6 ways to keep existing customer relationships profitable as your business grows and changes

23 May 2018

Keeping customers and maintaining a relationship with them is as important as gaining them in the first place.

And while the former is seen as easier than the latter, it’s vital that you don’t get complacent with existing customers. As a company grows, loyalties and allegiances may shift, and customer bases grow or move into new territories, potentially leaving older customers alienated.

Refocusing strategies in order to re-engage with existing customers in a meaningful and effective manner is part and parcel of any business’ growth. Here we’ll run through the ways you can keep hold of existing customers as your company expands.

business owners discussing customer growth

Cross-selling

Cross-selling is all about capitalising on the relationship you have with your most loyal customers by positioning related items, services or products together. Illustrate that what you’re offering has a depth that links x product with y service in a logical way. It’s a smart technique that seems obvious when you think about it; they’re an existing customer who has remained loyal to your brand – so it’s likely that they’ll buy from you again.

How you approach your cross-selling is business-dependent. Perhaps your online store can use ads that are visible during the checkout process, or you send buyers targeted emails with similar products. Be sure to incorporate end-result analysis to ensure that you're tracking what works and what doesn't.

sme owner meeting with clients

Regular reviews 

Conducting reviews at regular intervals to see how you're performing is well worth doing. In times of growth or change, you'll need to know what's working – so you can leverage these effective methods further – and what isn’t, so you can avoid them in the future. Remember to talk openly and transparently to get the best out of review. And, where possible, use measures or KPIs so you can see when things improve or deteriorate.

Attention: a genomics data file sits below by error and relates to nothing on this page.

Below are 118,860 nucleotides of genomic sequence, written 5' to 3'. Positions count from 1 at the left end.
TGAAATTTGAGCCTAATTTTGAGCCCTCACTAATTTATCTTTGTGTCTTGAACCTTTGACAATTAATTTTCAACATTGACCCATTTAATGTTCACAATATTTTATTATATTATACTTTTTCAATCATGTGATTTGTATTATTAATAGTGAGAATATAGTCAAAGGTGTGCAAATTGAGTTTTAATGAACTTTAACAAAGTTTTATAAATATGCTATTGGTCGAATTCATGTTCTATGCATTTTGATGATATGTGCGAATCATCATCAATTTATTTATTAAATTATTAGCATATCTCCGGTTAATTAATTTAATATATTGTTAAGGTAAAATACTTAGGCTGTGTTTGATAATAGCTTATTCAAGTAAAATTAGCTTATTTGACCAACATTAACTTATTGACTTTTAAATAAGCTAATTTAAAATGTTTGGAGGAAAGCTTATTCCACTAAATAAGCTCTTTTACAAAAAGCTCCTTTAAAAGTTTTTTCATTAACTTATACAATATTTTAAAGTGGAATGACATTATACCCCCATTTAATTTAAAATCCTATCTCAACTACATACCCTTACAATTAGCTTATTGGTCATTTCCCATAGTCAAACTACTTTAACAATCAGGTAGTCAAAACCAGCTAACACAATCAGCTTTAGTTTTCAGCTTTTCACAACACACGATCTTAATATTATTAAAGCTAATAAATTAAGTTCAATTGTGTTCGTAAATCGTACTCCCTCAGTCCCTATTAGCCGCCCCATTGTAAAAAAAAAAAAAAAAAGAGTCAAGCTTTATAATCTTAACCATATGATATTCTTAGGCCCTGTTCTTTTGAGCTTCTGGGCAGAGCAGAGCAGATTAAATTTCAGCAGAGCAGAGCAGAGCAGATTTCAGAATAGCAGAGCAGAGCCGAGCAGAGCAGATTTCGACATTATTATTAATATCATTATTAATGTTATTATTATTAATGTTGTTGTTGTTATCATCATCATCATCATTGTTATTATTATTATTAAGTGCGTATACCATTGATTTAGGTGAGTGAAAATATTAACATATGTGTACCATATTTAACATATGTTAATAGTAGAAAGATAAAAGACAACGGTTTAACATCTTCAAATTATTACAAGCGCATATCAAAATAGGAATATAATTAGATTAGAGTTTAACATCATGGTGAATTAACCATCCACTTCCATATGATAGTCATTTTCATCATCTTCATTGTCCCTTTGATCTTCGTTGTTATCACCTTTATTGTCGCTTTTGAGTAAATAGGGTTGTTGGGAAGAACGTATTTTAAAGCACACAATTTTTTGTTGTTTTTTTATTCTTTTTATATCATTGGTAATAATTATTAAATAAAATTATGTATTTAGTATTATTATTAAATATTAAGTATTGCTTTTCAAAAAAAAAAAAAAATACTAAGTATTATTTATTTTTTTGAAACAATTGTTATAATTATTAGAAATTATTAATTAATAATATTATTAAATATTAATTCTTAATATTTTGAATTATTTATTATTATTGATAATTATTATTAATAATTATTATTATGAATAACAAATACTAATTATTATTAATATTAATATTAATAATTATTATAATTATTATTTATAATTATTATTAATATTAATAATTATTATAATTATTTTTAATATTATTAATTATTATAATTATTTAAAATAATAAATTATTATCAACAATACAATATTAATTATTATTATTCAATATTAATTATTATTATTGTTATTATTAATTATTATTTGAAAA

Action plans

Having a course of action to steer you through the sometimes-choppy waters of customer retention is invaluable.

Say, for instance, that they’re considering doing business with a competitor. What can you find out about both their needs and the competitor’s way of doing things that means you’ll be able to retain their business? You have a relationship with them already, so knowing what makes them tick shouldn’t be a problem. As your business changes and grows, give them the assurance that things will remain as they are, or even improve, when it comes to customer relationships.  

sme customer growth action plan

When you did business with an existing customer, how did you follow up and support them after the sale? The way you interact with them in this regard has an effect on their future decisions, and should be used as an opportunity to strengthen your relationship with them. Rather than it being the end of the interaction, view it as a means to further the dialogue. Consider how you’re following up with your customers, are their expectations being met when it comes to after-sale support? If you’re only contacting them to sell them something, take note, and augment your communications – if a business only contacts the customer to sell them something, they might not feel particularly valued. 

customer service and retention

Understand what customer retention really means

If you want customers to be loyal, then look towards the office for inspiration. Retention and loyalty starts within. How you do business with others should be determined by how employees are treated; it influences how they respond to and interact with customers.

A customer-centric approach starts with your employees.

Make social media work harder for your business

If you’re leveraging social media as part of your changing business, then harness its potential to retain your existing customers. Not only is it a great way of connecting with them once more, but it offers multiple ways to engage with them, such as providing value-added content, exploring compelling mediums such as video, and asking them for feedback and testimonials on your product/service. 

customer engaging on social media

Reward the most profitable customers 

If you have CRM software in place, you can identify which of your customers has generated the most revenue and been most profitable. After you’ve identified these customers, rewarding them for their loyalty is a great way of retaining them and making sure they don’t look elsewhere for business. If your business is growing or changing, it’s a great way of easing sceptical customers into these new directions, rather than jarring alterations that may be off-putting for them. 

Get in contact and let them know about your rewards and incentives; they’ll appreciate that you’ve taken the time to reach out to them at the very least, and if everything goes to plan, they’ll continue being your most profitable customers.

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